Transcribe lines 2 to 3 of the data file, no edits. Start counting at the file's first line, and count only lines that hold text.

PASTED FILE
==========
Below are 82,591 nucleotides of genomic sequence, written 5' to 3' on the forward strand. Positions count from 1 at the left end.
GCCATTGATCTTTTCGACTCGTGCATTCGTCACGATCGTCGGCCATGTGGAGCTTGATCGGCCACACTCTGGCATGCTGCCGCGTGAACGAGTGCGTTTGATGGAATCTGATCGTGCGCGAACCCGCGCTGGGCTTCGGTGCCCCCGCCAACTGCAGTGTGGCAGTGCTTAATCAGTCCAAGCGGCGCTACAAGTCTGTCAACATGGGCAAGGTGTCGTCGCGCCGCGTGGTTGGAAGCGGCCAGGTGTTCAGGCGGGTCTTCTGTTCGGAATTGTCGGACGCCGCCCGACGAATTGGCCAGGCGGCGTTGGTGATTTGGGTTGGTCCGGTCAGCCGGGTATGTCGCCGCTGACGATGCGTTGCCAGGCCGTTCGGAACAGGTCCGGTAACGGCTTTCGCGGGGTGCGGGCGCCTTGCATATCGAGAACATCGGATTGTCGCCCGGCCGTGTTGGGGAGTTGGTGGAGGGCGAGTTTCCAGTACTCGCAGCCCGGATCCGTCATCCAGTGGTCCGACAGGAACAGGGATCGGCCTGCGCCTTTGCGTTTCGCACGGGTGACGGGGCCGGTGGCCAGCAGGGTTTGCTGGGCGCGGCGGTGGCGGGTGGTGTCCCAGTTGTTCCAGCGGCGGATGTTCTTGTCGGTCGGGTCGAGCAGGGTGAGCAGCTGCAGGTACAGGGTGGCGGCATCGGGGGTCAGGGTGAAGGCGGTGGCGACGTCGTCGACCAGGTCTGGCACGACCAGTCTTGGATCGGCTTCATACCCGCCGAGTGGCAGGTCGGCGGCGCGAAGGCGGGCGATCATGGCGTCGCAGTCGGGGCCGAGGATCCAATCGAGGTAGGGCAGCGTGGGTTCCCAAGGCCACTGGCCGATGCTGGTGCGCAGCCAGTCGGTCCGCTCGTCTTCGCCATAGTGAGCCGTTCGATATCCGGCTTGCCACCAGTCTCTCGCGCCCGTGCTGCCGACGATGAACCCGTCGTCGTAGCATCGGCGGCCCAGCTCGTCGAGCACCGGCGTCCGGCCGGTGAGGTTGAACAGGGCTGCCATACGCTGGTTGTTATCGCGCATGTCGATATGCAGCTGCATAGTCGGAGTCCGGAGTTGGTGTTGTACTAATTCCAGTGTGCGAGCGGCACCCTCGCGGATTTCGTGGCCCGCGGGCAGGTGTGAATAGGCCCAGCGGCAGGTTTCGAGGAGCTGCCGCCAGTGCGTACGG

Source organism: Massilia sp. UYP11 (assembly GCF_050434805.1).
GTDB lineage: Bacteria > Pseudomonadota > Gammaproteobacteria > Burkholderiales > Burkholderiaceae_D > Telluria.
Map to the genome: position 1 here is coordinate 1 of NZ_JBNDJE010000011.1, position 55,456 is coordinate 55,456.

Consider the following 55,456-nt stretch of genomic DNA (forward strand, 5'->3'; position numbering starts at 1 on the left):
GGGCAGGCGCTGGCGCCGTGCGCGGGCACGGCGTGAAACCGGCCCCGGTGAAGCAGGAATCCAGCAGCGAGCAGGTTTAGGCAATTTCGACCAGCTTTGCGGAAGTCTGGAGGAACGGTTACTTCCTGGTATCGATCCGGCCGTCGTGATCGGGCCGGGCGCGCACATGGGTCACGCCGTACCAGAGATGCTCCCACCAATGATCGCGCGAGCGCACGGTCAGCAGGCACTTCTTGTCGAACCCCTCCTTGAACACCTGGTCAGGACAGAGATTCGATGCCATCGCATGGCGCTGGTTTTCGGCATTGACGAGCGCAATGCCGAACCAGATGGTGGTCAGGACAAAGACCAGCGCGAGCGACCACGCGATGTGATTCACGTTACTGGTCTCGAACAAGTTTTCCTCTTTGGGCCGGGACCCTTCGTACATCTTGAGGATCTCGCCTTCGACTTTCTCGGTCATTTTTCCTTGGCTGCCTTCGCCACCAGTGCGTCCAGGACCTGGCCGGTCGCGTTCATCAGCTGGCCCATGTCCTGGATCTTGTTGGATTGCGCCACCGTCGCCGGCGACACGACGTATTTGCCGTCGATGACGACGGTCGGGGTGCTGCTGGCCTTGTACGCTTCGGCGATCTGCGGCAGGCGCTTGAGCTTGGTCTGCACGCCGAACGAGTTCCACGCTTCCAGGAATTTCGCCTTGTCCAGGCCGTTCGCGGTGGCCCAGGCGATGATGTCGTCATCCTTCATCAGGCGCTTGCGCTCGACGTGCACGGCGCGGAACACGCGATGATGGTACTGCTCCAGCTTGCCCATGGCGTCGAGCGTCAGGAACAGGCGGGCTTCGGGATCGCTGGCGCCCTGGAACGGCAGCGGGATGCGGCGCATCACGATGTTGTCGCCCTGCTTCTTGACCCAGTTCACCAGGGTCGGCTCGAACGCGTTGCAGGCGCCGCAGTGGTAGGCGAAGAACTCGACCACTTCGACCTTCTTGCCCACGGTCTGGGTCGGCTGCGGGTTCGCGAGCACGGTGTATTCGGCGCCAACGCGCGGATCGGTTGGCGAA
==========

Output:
GCCATTGATCTTTTCGACTCGTGCATTCGTCACGATCGTCGGCCATGTGGAGCTTGATCGGCCACACTCTGGCATGCTGCCGCGTGAACGAGTGCGTTTGATGGAATCTGATCGTGCGCGAACCCGCGCTGGGCTTCGGTGCCCCCGCCAACTGCAGTGTGGCAGTGCTTAATCAGTCCAAGCGGCGCTACAAGTCTGTCAACATGGGCAAGGTGTCGTCGCGCCGCGTGGTTGGAAGCGGCCAGGTGTTCAGGCGGGTCTTCTGTTCGGAATTGTCGGACGCCGCCCGACGAATTGGCCAGGCGGCGTTGGTGATTTGGGTTGGTCCGGTCAGCCGGGTATGTCGCCGCTGACGATGCGTTGCCAGGCCGTTCGGAACAGGTCCGGTAACGGCTTTCGCGGGGTGCGGGCGCCTTGCATATCGAGAACATCGGATTGTCGCCCGGCCGTGTTGGGGAGTTGGTGGAGGGCGAGTTTCCAGTACTCGCAGCCCGGATCCGTCATCCAGTGGTCCGACAGGAACAGGGATCGGCCTGCGCCTTTGCGTTTCGCACGGGTGACGGGGCCGGTGGCCAGCAGGGTTTGCTGGGCGCGGCGGTGGCGGGTGGTGTCCCAGTTGTTCCAGCGGCGGATGTTCTTGTCGGTCGGGTCGAGCAGGGTGAGCAGCTGCAGGTACAGGGTGGCGGCATCGGGGGTCAGGGTGAAGGCGGTGGCGACGTCGTCGACCAGGTCTGGCACGACCAGTCTTGGATCGGCTTCATACCCGCCGAGTGGCAGGTCGGCGGCGCGAAGGCGGGCGATCATGGCGTCGCAGTCGGGGCCGAGGATCCAATCGAGGTAGGGCAGCGTGGGTTCCCAAGGCCACTGGCCGATGCTGGTGCGCAGCCAGTCGGTCCGCTCGTCTTCGCCATAGTGAGCCGTTCGATATCCGGCTTGCCACCAGTCTCTCGCGCCCGTGCTGCCGACGATGAACCCGTCGTCGTAGCATCGGCGGCCCAGCTCGTCGAGCACCGGCGTCCGGCCGGTGAGGTTGAACAGGGCTGCCATACGCTGGTTGTTATCGCGCATGTCGATATGCAGCTGCATAGTCGGAGTCCGGAGTTGGTGTTGTACTAATTCCAGTGTGCGAGCGGCACCCTCGCGGATTTCGTGGCCCGCGGGCAGGTGTGAATAGGCCCAGCGGCAGGTTTCGAGGAGCTGCCGCCAGTGCGTACGG

Source organism: Massilia sp. UYP11 (assembly GCF_050434805.1).